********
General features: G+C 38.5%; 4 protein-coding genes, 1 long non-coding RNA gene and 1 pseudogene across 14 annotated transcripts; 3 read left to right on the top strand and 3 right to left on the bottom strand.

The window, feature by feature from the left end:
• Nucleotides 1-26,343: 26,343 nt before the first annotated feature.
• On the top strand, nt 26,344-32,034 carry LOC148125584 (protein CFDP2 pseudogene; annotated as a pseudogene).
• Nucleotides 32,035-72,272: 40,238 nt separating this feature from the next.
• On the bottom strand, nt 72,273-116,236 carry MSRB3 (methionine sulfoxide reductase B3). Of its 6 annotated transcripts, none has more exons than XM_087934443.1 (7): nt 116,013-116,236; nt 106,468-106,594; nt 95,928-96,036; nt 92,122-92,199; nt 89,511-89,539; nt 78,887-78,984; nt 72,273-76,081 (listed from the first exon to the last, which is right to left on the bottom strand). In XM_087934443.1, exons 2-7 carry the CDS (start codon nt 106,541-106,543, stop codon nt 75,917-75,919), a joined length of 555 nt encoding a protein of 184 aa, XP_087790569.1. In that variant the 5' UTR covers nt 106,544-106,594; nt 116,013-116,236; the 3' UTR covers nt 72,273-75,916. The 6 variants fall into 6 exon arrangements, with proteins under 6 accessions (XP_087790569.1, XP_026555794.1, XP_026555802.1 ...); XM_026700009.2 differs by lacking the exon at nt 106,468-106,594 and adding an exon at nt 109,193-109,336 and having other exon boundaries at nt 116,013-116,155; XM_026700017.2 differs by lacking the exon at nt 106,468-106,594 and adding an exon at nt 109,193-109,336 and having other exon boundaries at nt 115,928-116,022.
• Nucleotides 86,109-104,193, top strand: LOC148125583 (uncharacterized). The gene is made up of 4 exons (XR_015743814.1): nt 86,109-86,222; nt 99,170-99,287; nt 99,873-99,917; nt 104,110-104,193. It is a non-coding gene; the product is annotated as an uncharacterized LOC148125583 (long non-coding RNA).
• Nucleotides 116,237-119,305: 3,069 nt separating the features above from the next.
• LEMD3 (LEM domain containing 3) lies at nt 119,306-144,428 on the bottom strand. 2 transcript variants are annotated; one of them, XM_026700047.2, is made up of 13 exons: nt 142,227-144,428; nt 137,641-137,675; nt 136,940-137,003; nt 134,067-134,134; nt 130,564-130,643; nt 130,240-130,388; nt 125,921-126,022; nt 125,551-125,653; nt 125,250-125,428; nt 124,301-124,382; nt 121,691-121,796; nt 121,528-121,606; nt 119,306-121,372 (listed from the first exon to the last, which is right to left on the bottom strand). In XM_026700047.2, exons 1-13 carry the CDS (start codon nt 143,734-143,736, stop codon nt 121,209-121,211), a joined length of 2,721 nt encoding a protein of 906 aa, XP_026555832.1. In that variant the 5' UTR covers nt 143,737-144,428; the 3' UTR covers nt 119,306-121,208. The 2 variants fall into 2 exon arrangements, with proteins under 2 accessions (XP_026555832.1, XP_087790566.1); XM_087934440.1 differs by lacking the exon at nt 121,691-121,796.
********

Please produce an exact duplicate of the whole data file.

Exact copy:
General features: G+C 38.5%; 4 protein-coding genes, 1 long non-coding RNA gene and 1 pseudogene across 14 annotated transcripts; 3 read left to right on the top strand and 3 right to left on the bottom strand.

The window, feature by feature from the left end:
• Nucleotides 1-26,343: 26,343 nt before the first annotated feature.
• On the top strand, nt 26,344-32,034 carry LOC148125584 (protein CFDP2 pseudogene; annotated as a pseudogene).
• Nucleotides 32,035-72,272: 40,238 nt separating this feature from the next.
• On the bottom strand, nt 72,273-116,236 carry MSRB3 (methionine sulfoxide reductase B3). Of its 6 annotated transcripts, none has more exons than XM_087934443.1 (7): nt 116,013-116,236; nt 106,468-106,594; nt 95,928-96,036; nt 92,122-92,199; nt 89,511-89,539; nt 78,887-78,984; nt 72,273-76,081 (listed from the first exon to the last, which is right to left on the bottom strand). In XM_087934443.1, exons 2-7 carry the CDS (start codon nt 106,541-106,543, stop codon nt 75,917-75,919), a joined length of 555 nt encoding a protein of 184 aa, XP_087790569.1. In that variant the 5' UTR covers nt 106,544-106,594; nt 116,013-116,236; the 3' UTR covers nt 72,273-75,916. The 6 variants fall into 6 exon arrangements, with proteins under 6 accessions (XP_087790569.1, XP_026555794.1, XP_026555802.1 ...); XM_026700009.2 differs by lacking the exon at nt 106,468-106,594 and adding an exon at nt 109,193-109,336 and having other exon boundaries at nt 116,013-116,155; XM_026700017.2 differs by lacking the exon at nt 106,468-106,594 and adding an exon at nt 109,193-109,336 and having other exon boundaries at nt 115,928-116,022.
• Nucleotides 86,109-104,193, top strand: LOC148125583 (uncharacterized). The gene is made up of 4 exons (XR_015743814.1): nt 86,109-86,222; nt 99,170-99,287; nt 99,873-99,917; nt 104,110-104,193. It is a non-coding gene; the product is annotated as an uncharacterized LOC148125583 (long non-coding RNA).
• Nucleotides 116,237-119,305: 3,069 nt separating the features above from the next.
• LEMD3 (LEM domain containing 3) lies at nt 119,306-144,428 on the bottom strand. 2 transcript variants are annotated; one of them, XM_026700047.2, is made up of 13 exons: nt 142,227-144,428; nt 137,641-137,675; nt 136,940-137,003; nt 134,067-134,134; nt 130,564-130,643; nt 130,240-130,388; nt 125,921-126,022; nt 125,551-125,653; nt 125,250-125,428; nt 124,301-124,382; nt 121,691-121,796; nt 121,528-121,606; nt 119,306-121,372 (listed from the first exon to the last, which is right to left on the bottom strand). In XM_026700047.2, exons 1-13 carry the CDS (start codon nt 143,734-143,736, stop codon nt 121,209-121,211), a joined length of 2,721 nt encoding a protein of 906 aa, XP_026555832.1. In that variant the 5' UTR covers nt 143,737-144,428; the 3' UTR covers nt 119,306-121,208. The 2 variants fall into 2 exon arrangements, with proteins under 2 accessions (XP_026555832.1, XP_087790566.1); XM_087934440.1 differs by lacking the exon at nt 121,691-121,796.